By Cynthia Ayala
Officially, Stalin’s Soviet Union is a paradise; free of crime, but the fear within the country is all too true, caused by the all-powerful state. One that Leo Demidov, the poster boy of Soviet Russia, has fallen into a trap by not denouncing his wife. However, things have taken a turn for Leo as it’s him against the state in a race to uncover a serial murderer in a country where crime isn’t supposed to exist.
Published on April 29, 2008 by Grand Central Publishing, Child 44 is the first novel by Tom Rob Smith in his mystery thriller/historical fiction that follows a cast of characters as they weave together this novel.
This was a masterfully written story that takes place in such a vast and secluded country. So for the protagonist to piece together pieces from rural and far away countries is a struggle because it has to be believable, and in a country where crime doesn’t exist the progression of the plot line has to build in a believable way. Thankfully, it’s constructed in a very believable way that draws the reader into the plot line of the story.
One of the key things about this novel is keeping up the pace and tension of the novel. There is something sinister happening to these children across the country but all the crimes have been disconnected, so this story is all about figuring out how they connect and figuring out the puzzle. However, for Leo to investigate a matter closed by the government is treasonous. In real life, he would be sentenced to death but in the case of the novel, because the government built him up to be their poster boy, such a sentence would be shameful. Instead, they exile him to a remote town where Leo comes face to face with another victim and another false imprisonment leading him to question all his morals.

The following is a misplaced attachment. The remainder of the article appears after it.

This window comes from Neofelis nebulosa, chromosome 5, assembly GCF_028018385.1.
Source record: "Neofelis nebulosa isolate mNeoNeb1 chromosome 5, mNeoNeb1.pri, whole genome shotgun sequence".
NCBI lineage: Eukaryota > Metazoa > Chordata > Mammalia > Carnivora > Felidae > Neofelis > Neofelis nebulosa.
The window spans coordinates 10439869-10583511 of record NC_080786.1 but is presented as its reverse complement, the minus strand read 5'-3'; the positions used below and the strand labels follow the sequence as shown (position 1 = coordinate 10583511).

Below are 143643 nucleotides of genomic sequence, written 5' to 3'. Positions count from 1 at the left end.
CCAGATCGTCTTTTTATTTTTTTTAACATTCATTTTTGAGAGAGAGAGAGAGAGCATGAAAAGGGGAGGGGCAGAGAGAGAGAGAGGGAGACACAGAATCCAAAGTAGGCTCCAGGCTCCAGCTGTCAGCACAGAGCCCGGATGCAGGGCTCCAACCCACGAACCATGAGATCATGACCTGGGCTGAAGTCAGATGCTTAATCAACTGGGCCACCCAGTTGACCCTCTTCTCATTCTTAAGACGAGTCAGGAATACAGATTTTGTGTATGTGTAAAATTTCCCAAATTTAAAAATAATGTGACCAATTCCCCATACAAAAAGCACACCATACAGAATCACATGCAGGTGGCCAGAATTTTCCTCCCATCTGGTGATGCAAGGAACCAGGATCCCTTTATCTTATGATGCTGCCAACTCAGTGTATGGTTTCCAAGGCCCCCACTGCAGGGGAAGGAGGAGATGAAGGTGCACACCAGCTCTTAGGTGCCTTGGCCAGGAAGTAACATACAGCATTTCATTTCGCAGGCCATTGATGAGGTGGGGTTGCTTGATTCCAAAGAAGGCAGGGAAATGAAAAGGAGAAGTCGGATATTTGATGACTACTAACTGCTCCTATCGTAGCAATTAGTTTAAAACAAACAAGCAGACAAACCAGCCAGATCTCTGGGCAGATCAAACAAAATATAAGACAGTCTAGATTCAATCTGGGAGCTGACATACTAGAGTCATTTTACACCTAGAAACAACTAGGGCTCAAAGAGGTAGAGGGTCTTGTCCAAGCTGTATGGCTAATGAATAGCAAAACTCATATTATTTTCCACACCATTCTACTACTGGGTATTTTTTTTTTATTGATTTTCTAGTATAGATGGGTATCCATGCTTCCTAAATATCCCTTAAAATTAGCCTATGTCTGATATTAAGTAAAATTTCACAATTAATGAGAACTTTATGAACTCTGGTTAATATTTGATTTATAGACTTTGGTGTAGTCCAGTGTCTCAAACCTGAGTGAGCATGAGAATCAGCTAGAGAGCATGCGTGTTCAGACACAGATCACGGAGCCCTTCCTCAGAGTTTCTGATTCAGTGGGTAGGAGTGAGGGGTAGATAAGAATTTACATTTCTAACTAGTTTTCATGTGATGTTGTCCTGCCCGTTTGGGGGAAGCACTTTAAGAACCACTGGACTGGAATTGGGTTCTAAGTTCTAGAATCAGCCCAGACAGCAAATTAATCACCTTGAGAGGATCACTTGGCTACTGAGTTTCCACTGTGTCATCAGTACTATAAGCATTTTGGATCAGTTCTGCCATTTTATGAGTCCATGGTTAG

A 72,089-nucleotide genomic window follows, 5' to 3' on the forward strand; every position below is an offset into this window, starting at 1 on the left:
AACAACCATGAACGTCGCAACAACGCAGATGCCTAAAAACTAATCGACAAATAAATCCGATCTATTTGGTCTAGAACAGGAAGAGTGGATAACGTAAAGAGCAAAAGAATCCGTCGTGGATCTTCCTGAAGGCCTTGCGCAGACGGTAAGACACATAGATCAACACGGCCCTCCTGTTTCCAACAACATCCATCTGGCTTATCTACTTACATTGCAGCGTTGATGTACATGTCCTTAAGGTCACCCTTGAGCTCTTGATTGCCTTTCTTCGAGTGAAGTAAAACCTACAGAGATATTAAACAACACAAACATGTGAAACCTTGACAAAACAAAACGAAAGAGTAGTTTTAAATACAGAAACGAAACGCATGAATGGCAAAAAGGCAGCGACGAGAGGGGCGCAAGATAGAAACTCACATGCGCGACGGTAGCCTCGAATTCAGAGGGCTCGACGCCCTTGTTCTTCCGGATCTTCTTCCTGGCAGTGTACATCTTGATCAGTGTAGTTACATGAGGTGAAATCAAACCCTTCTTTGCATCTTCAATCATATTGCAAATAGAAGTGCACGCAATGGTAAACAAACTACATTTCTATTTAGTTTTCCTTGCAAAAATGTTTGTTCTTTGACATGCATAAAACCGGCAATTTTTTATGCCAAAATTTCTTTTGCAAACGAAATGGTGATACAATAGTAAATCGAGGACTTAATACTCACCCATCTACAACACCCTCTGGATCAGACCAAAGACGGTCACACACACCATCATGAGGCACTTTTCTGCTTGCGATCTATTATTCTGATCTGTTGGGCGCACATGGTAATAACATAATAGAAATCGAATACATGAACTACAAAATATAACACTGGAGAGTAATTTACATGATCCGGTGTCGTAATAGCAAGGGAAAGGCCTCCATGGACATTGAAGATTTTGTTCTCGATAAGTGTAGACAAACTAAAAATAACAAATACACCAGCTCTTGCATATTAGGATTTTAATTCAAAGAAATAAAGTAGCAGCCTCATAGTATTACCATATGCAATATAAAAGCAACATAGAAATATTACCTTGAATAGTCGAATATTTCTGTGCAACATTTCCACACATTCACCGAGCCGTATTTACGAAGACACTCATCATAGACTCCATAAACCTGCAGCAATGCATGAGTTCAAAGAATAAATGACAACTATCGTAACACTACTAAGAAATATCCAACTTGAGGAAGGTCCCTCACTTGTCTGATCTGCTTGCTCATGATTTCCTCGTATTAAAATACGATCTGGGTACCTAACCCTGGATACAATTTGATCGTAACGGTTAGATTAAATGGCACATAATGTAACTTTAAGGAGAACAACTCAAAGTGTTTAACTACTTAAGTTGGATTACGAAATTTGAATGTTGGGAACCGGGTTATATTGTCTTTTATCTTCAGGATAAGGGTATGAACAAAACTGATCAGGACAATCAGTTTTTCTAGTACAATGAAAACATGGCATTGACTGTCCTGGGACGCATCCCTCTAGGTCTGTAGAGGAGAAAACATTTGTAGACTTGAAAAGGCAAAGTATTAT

Now, what makes all of that so appealing is the fact that everything is carefully placed in the novel to draw the reader into the plot. There are constant obstacles for the characters that they have to overcome repeatedly. The best part about that is that they are not predictable. Everything that happens is unexpected and works to build the tension and increase the pace. Tom Rob Smith is so good at construction; he’s excellent and syntax and slowing down the pace to draw the reader into the scene and then just as quickly, he speeds everything up with short sentences that get to the point. No word is misplaced or misused here; it’s all about drawing the reader in, even if the characters seem a little disbelieving, the structure, the plot and the tension of the novel keep the reader enthralled, making it a fast read.
As for the characters, it has already been said that they are underdeveloped characters, meaning they haven’t fully rounded off the characters, which needs the reader to suspend any disbelief regarding these characters within this period. However, they have incredibly complex relationships with one another. Raise and Leo are the main characters, the main coupling within the novel and their relationship is so strange and complex. If anything, Rob Smith gave a lot of attention to the evolution of their relationship via both of their perceptions making it romantic at the least. Their relationship flourished out of nothing, and that is impressive in and of itself.
Overall, a strongly written novel moves so quickly, keeping the reader entranced word after word. (★★★☆☆ | B+)